23/07/2014 07:40 BST | Updated 23/07/2014 07:59 BST

Ed Balls Laughs Off His Surname With Naughty Jeremy Hunt Gag

Ed Balls, Schools Minister, leaves British Prime Minister Gordon Brown's official residence at 10 Downing Street after attending the first meeting of the new cabinet in central London, Tuesday June 9, 2009. (AP Photo/Lefteris Pitarakis)

Ed Balls has made light of his awkwardly memorable surname, quipping that he is in a better position than health secretary Jeremy Hunt, whose own surname was infamously mangled twice by BBC journalists.

The Labour shadow chancellor made his cheeky joke on Tuesday night at Labour's annual business reception in the City, telling the audience: "I've always had a name that people tend to remember once they hear of it."

"I am only member of the House of Commons where BBC presenters get embarrassed when they pronounce my surname correctly, which is the opposite of the problem that Jeremy Hunt and [Lib Dem MP] Tessa Munt have."

James Naughtie, a longtime co-host of the BBC Radio 4 Today Programme, first made the error about Jeremy Hunt's name in 2010, when he accidentally replaced the "H" at the start of Hunt's last name with a "C", leading to him descending into a coughing fit afterwards.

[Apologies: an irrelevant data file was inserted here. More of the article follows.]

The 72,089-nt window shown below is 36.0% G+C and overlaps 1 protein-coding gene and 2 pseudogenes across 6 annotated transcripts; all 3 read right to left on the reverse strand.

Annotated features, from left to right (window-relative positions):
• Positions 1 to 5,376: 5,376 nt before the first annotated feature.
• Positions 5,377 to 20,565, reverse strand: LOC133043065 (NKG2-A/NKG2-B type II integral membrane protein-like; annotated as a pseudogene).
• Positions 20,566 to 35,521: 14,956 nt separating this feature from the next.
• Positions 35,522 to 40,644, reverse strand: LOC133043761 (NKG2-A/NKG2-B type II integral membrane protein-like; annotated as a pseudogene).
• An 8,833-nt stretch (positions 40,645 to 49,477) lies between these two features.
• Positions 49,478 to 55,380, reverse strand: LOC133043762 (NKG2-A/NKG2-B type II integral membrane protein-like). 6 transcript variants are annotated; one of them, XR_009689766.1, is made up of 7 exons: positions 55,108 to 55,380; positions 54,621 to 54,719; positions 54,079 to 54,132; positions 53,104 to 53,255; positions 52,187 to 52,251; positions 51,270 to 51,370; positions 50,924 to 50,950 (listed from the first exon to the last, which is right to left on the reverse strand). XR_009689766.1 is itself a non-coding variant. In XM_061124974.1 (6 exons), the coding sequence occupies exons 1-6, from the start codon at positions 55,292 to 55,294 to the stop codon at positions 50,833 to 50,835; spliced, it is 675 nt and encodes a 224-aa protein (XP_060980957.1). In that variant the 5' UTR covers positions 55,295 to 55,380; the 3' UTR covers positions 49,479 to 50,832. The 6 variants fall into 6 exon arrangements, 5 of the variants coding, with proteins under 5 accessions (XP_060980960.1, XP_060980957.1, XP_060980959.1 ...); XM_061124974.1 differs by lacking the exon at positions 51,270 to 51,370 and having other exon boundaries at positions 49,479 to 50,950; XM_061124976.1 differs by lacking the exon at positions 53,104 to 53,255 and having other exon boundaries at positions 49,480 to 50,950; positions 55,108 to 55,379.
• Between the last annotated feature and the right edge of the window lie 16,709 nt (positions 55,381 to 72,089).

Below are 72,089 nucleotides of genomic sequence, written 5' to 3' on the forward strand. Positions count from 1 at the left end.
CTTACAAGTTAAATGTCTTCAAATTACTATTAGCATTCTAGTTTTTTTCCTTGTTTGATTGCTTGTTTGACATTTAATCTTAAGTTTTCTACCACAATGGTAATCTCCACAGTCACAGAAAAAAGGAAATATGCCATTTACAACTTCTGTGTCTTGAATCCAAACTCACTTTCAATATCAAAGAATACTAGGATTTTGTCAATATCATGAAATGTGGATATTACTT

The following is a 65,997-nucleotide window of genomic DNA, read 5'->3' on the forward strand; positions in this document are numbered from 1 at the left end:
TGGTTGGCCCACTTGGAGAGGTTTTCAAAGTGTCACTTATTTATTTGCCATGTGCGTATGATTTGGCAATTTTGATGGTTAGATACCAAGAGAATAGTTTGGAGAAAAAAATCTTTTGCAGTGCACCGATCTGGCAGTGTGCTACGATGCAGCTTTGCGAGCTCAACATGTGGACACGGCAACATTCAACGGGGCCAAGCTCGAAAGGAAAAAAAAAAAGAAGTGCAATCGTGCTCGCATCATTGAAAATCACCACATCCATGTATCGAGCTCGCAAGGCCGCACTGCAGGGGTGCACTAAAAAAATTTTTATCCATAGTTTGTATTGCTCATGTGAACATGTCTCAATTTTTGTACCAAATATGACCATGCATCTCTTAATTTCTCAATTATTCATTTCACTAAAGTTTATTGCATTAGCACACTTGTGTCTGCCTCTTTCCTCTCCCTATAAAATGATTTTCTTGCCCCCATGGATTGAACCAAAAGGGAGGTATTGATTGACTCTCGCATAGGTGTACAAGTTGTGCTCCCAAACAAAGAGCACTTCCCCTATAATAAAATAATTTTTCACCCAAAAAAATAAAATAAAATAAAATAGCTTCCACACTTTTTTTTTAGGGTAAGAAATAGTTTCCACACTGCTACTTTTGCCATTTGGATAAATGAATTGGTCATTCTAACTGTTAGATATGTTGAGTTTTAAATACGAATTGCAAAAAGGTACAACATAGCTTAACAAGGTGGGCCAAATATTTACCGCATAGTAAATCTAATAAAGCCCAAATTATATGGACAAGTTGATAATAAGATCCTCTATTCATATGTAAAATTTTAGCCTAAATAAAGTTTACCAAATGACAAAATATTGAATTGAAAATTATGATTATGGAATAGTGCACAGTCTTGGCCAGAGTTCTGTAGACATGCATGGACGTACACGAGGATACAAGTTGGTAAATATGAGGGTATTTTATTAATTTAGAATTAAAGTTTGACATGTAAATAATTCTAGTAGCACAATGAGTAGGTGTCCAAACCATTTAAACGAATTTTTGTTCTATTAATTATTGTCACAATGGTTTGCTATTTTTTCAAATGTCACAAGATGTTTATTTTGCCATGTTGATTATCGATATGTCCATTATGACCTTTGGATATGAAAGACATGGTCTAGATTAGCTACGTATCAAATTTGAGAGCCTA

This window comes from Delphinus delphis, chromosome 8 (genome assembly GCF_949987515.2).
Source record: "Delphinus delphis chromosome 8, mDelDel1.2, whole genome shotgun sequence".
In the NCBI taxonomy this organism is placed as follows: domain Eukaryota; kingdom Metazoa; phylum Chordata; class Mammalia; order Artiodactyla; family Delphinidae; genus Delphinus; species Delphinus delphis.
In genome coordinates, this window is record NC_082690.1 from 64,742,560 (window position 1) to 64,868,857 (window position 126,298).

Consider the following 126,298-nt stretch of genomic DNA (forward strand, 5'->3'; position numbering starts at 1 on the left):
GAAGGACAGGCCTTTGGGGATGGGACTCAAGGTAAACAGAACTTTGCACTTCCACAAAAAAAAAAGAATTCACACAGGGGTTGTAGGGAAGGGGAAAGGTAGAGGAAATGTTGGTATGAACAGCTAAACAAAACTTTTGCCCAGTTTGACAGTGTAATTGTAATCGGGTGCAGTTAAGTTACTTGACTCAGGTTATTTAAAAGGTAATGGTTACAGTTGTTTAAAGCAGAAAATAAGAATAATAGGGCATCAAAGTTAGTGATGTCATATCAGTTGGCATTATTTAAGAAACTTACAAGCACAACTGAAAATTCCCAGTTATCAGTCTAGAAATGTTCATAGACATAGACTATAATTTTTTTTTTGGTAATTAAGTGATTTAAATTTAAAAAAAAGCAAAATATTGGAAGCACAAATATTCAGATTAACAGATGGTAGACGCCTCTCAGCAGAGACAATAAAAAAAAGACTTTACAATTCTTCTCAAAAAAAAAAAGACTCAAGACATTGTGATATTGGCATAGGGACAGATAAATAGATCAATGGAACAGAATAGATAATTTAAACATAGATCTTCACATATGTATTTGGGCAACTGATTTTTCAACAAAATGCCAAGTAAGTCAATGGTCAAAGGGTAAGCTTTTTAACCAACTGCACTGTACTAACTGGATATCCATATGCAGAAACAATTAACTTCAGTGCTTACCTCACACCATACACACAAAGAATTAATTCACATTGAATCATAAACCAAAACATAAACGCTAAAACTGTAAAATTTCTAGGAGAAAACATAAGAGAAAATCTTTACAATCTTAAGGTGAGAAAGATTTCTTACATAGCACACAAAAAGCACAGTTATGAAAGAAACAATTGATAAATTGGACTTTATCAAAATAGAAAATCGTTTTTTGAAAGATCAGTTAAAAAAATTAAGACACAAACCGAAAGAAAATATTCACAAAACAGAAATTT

Later on the same day, Andrew Marr, who hosts a panel show on the same network was talking about Naughtie's gaffe and ironically, after promising not to repeat it, he did just that. Both presenters apologised for their gaffes.

Balls previously showed off his panache for daring jokes after mocking David Cameron for needing a "surprisingly small towel" when he was papped changing while wearing a Mickey Mouse towel on the beach.

Balls chose to make light of his name on Tuesday after observing that Lord Hill, David Cameron's choice for European Union commissioner, had a name that lacked "resonance in policy circles".

The shadow chancellor also issued a warning against Britain leaving the EU, in a message that was met with enthusiastic applause by the assembled business figures.

Following Ed Miliband's meeting with Barack Obama, Balls said: "The thing we hear when we cross to the other side of the Atlantic and speak to our partners in America is as they cannot understand how at this critical time for foreign policy and economic policy that Britain could be flirting with possibly walking away from the largest single market on our doorstep, our membership of the European Union and all the jobs and investment that comes with that."

Balls also mused on the "irony" of MPs debating on Monday how to work with EU leaders to hit back against Vladimir Putin after the MH17 plane crash "as we flirt with walking away".

Speaking last year, Obama urged Cameron against a 'Brexit' from the political bloc, telling him that he “values a strong UK in a strong European Union”.

Photo gallery Ed Balls Counts See Gallery